This satisfaction however, did not last long. His disputations with the scholars on these problems show that Ibn ~ u b b ' s clarification no longer convinced him. Shitibi felt that the body of the law was without spirit, its formalism would remain devoid of reality unless the real nature of the legal theory was investigated.49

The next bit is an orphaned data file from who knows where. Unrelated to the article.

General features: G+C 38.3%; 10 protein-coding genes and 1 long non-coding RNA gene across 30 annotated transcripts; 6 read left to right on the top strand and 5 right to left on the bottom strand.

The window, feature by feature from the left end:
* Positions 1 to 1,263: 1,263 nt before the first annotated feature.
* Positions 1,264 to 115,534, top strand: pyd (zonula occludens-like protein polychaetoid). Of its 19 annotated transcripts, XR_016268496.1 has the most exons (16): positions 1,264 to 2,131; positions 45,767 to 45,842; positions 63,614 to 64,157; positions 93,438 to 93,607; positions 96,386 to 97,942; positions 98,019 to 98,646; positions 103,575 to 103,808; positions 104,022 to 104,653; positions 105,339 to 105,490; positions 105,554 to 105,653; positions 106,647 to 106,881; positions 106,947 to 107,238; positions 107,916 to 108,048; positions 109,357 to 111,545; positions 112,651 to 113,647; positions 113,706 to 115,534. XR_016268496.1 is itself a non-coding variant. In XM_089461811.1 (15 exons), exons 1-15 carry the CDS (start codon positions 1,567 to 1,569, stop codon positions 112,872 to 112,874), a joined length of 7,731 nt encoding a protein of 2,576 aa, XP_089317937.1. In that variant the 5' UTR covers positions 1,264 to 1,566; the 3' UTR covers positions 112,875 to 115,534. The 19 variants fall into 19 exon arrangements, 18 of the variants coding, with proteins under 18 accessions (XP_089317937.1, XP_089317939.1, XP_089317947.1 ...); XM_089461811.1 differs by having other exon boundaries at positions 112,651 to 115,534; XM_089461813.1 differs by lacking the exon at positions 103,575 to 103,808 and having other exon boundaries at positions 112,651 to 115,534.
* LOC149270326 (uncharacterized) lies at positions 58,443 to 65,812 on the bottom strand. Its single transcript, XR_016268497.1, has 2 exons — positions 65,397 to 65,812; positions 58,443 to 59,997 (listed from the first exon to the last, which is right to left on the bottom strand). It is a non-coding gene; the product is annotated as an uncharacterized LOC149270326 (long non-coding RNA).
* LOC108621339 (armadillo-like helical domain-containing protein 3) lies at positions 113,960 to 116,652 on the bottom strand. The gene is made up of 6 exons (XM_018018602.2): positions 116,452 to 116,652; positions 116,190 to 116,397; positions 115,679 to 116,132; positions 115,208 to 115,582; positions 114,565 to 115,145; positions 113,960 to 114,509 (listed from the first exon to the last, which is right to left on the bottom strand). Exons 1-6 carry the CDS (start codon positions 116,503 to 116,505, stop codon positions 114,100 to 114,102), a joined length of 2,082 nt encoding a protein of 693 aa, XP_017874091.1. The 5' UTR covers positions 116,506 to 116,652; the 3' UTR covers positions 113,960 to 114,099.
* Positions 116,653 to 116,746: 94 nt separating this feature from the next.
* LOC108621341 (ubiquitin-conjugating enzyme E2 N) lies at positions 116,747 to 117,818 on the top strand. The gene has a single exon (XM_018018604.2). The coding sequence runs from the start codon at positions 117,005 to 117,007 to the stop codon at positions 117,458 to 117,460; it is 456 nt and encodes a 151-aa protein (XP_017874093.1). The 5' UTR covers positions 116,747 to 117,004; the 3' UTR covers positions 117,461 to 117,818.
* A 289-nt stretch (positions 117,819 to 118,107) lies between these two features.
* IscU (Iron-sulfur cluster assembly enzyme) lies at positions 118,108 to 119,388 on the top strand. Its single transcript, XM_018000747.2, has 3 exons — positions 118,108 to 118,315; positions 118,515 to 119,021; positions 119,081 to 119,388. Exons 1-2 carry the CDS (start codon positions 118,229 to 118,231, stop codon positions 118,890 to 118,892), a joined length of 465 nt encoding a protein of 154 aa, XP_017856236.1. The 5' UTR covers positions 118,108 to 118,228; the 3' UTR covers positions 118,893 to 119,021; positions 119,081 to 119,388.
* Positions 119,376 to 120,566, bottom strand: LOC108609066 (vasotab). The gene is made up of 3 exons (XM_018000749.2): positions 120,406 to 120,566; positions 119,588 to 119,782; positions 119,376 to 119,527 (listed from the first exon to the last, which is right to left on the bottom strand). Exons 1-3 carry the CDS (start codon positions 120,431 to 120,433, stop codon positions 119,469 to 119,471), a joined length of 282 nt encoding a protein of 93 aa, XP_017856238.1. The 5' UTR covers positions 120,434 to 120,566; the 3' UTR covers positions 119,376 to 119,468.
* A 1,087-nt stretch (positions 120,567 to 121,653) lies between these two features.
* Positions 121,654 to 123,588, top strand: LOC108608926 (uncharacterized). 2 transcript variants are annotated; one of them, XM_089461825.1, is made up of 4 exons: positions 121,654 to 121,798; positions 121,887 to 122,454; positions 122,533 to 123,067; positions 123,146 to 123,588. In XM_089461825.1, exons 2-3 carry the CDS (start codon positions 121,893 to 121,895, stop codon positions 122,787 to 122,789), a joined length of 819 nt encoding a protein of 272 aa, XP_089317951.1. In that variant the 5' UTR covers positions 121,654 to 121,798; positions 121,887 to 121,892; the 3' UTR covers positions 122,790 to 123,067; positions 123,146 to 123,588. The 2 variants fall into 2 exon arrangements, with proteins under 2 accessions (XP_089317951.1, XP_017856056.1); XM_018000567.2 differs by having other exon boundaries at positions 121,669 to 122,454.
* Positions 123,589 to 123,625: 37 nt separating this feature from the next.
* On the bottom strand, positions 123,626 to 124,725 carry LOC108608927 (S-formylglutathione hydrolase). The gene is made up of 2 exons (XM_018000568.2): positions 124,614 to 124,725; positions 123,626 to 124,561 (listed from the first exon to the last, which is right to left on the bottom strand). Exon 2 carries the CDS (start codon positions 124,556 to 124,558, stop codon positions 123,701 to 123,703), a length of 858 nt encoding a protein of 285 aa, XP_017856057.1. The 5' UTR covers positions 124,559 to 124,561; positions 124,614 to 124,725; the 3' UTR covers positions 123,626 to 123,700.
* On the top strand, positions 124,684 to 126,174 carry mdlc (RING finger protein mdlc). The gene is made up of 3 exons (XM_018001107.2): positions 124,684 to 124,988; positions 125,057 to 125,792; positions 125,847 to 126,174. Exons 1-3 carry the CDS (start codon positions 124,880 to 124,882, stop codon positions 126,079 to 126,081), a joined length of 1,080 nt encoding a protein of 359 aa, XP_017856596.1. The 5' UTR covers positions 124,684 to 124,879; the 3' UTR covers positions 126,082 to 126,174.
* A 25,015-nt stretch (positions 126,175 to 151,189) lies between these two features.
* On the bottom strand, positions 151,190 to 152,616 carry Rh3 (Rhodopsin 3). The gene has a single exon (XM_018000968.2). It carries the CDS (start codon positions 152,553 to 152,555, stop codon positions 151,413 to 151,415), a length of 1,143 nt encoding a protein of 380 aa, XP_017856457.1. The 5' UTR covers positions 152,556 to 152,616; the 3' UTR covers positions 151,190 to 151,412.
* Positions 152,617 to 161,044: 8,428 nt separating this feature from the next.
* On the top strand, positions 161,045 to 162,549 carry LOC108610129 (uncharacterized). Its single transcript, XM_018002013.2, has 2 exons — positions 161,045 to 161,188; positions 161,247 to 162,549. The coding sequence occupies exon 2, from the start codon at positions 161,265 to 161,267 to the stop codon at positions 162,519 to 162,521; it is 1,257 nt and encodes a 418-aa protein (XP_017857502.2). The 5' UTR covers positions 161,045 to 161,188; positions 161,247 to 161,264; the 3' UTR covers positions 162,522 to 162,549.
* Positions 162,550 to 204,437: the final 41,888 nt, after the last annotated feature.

His Disputations

The Granadian society had been changing very rapidly and its impact on Islamic law was quite conspicuous. Introduction of new educational system, change in the authority pattern of Granadian jurists, permeation of Ta~awwufand Theological philosophy in the West and many